How do early transmissions know when to shift? How do they go to the right gears for the right conditions (heavy acceleration, going up a hill etc.)? I cannot imagine how it is done without electrical components, but it seems like they were purely using hydraulics.
//edit: This answer is based on assumption that "purely mechanical" excludes torque converters and we're talking about actual gears shifting, as in "manual gearbox with a mind of it's own".
When RPM goes beyond certain range, it's a cue to shift up. When RPM drops below another threshold, to downshift. That's all.
The whole point of a gearbox is to maintain engine RPM in optimal range. All other things are just tweaking this match in anticipation of a future change Eg. going uphill you're mentioning is merely a prediction that the speed of the vehicle won't actually increase enough to make the most out of upshift. By applying this prediction you defer shifting - but disregarding the condition and shifting as usual will not make the gearbox unusable, it'll just have to shift down again soon.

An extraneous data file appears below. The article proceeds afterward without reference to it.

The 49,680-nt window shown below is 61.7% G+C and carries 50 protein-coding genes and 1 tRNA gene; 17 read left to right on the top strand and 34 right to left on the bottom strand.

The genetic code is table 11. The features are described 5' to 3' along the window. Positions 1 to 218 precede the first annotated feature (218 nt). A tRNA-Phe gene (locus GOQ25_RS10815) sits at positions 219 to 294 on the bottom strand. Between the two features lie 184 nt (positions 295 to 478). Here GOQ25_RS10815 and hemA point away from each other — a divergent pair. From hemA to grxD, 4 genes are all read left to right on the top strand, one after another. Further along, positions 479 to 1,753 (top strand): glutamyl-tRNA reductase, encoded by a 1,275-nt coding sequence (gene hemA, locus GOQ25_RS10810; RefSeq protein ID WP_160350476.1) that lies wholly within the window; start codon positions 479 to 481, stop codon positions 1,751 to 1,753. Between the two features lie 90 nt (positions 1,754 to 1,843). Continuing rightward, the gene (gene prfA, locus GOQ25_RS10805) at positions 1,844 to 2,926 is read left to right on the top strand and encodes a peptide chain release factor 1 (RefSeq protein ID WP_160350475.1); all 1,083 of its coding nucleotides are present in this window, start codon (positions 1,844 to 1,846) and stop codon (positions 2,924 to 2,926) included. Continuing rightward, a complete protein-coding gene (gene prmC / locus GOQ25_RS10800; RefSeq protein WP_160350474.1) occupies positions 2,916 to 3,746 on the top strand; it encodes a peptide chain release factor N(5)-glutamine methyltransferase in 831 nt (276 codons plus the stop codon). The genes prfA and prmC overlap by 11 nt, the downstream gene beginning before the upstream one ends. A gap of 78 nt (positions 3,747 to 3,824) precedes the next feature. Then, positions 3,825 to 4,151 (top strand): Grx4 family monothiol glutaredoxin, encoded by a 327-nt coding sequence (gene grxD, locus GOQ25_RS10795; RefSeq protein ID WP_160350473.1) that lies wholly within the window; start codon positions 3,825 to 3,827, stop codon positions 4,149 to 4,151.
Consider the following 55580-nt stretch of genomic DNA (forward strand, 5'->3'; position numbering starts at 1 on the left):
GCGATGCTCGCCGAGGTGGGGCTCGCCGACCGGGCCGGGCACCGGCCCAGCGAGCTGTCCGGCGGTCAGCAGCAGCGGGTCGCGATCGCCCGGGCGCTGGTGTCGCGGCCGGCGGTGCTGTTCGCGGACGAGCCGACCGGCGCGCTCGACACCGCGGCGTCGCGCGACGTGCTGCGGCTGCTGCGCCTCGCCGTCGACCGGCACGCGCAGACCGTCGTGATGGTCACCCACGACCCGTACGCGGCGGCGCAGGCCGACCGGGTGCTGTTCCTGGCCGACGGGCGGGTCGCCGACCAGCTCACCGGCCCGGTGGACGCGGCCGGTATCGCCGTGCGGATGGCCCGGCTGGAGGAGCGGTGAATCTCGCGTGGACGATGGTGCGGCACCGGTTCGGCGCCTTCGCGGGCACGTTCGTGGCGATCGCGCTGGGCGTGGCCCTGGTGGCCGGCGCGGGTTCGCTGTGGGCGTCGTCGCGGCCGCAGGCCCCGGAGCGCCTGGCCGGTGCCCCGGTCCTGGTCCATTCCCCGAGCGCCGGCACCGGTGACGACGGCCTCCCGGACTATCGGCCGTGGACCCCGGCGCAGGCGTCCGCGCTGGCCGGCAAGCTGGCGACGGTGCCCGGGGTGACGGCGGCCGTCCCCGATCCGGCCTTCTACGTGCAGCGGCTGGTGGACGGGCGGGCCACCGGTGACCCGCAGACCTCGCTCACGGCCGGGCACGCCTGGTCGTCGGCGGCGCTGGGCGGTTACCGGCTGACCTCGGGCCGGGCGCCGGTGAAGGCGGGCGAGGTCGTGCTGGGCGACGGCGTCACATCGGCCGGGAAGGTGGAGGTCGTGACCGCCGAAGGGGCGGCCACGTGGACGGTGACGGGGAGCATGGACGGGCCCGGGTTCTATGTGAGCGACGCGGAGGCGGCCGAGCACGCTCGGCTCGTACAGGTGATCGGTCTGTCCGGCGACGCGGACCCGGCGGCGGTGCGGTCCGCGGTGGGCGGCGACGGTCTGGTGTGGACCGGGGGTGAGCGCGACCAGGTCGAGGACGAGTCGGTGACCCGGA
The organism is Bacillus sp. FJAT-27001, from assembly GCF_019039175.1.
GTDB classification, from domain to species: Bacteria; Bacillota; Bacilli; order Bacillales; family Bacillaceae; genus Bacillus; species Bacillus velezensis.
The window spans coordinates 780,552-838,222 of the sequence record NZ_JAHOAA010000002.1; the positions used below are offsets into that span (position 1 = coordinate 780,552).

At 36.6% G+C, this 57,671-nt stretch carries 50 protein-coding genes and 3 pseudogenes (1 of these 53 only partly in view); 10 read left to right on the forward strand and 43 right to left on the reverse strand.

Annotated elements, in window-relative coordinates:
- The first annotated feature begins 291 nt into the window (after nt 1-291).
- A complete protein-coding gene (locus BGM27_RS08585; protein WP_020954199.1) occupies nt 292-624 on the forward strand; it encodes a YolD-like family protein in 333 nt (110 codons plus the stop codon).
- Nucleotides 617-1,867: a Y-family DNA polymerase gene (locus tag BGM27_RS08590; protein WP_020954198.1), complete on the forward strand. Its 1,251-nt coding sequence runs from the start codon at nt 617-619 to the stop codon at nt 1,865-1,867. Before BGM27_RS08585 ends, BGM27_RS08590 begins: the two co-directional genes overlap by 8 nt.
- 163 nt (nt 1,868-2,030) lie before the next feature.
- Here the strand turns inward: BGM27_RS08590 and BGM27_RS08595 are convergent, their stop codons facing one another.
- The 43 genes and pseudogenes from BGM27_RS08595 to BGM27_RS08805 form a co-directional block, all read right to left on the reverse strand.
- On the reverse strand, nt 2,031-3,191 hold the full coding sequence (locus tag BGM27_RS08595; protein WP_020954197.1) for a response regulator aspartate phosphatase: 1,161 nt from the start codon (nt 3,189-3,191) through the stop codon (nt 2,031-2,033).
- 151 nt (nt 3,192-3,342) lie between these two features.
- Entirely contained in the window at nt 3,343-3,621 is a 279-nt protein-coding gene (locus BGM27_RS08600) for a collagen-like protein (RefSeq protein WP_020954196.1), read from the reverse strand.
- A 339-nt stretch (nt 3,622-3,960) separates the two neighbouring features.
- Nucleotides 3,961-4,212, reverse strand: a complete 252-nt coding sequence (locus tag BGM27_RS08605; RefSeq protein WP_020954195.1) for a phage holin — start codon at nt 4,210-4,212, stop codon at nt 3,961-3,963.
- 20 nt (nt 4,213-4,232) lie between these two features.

Also keep in mind that the bigger the engine, the more the power margin the system as a whole has. So while a tiny, overworked engine needs a lot of skillful shifting to stay in this one tiny rpm spot where it can manage, a big, overpowered engine will easily cover for any shifting mistakes. (That's the original reason why automatics are ubiquitous in USA but unpopular in Europe: US engines are bigger, so the gearbox has so much less work to do.)
Also, as some early mechanical automatics still depended on driver pressing the clutch, all the sophisticated decision making on "when to shift" was still done by a protein-based electrical computer. The gearbox only had to decide if and which way to shift, which is a very simple decision to make based on - wait for it - RPM alone.